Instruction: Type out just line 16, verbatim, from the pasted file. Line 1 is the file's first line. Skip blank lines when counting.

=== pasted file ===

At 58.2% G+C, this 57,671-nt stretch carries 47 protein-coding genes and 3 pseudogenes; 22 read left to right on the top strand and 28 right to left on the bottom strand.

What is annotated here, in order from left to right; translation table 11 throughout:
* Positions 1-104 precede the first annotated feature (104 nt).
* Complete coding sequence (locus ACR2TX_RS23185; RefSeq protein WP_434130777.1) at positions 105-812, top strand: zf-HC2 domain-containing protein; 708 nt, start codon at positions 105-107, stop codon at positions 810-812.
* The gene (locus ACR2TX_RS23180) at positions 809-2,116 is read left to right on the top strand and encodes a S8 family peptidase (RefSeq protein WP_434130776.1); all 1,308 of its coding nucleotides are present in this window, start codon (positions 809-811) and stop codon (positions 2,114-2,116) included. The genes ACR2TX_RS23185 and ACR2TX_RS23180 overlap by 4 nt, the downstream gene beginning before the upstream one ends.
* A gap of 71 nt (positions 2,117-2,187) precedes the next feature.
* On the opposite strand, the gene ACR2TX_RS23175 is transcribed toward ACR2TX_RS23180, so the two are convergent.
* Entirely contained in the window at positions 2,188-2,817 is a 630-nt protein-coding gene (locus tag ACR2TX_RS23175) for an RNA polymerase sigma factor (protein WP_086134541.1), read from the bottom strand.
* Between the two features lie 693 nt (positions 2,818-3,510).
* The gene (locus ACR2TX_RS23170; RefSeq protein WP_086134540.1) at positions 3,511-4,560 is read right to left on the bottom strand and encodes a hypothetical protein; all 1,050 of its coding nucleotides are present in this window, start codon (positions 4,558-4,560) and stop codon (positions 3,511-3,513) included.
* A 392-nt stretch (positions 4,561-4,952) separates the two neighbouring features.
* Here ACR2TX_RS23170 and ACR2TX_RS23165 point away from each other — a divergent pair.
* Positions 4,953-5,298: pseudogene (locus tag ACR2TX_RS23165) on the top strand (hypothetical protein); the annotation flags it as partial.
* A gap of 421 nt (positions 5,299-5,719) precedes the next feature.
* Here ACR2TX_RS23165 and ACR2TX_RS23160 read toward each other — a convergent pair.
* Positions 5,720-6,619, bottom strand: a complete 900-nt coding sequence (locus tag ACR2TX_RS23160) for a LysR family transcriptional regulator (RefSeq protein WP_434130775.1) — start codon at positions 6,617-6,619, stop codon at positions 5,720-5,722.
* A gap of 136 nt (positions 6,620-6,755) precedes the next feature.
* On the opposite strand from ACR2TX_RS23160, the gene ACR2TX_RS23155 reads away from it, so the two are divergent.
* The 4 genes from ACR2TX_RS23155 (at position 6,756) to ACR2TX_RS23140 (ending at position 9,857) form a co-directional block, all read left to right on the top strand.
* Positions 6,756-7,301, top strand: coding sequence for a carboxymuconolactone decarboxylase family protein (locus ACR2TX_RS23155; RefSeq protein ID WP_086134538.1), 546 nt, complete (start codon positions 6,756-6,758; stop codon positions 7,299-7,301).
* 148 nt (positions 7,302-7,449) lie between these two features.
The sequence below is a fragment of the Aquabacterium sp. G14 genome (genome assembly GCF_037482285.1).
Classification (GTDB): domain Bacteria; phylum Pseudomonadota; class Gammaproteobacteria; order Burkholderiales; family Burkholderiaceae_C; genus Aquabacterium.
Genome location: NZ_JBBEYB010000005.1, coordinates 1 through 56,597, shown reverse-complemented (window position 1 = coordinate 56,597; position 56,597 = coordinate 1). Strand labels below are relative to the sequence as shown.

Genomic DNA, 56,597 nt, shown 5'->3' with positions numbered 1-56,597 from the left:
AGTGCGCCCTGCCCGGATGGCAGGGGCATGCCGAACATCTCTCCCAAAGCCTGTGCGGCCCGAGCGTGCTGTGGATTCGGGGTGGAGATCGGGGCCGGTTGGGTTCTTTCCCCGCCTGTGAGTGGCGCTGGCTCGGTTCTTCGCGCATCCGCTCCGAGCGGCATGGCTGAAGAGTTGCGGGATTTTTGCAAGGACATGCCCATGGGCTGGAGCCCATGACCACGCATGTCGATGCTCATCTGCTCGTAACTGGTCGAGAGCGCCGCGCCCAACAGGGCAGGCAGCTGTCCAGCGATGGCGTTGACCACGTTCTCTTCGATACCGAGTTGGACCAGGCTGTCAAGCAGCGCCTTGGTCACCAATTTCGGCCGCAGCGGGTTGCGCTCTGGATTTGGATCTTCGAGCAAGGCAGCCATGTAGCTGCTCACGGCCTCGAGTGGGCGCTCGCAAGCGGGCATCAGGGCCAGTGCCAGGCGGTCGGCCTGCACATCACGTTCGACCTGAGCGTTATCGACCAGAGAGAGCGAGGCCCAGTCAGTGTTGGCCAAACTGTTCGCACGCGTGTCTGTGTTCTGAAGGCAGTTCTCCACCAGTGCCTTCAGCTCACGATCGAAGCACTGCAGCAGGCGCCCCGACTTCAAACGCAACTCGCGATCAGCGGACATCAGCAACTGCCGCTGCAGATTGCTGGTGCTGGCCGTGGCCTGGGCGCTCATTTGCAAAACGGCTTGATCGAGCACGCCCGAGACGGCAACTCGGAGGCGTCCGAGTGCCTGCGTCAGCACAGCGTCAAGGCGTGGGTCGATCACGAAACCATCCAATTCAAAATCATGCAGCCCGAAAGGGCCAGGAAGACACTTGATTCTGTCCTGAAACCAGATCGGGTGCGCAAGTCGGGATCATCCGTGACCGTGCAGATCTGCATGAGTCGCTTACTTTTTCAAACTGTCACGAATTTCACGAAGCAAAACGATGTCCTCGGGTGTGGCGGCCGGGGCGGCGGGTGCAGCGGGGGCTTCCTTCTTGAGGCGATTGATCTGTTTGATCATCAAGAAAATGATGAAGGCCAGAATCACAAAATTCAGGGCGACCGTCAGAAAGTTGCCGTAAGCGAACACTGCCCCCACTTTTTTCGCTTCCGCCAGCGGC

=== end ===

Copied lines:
* Positions 5,720-6,619, bottom strand: a complete 900-nt coding sequence (locus tag ACR2TX_RS23160) for a LysR family transcriptional regulator (RefSeq protein WP_434130775.1) — start codon at positions 6,617-6,619, stop codon at positions 5,720-5,722.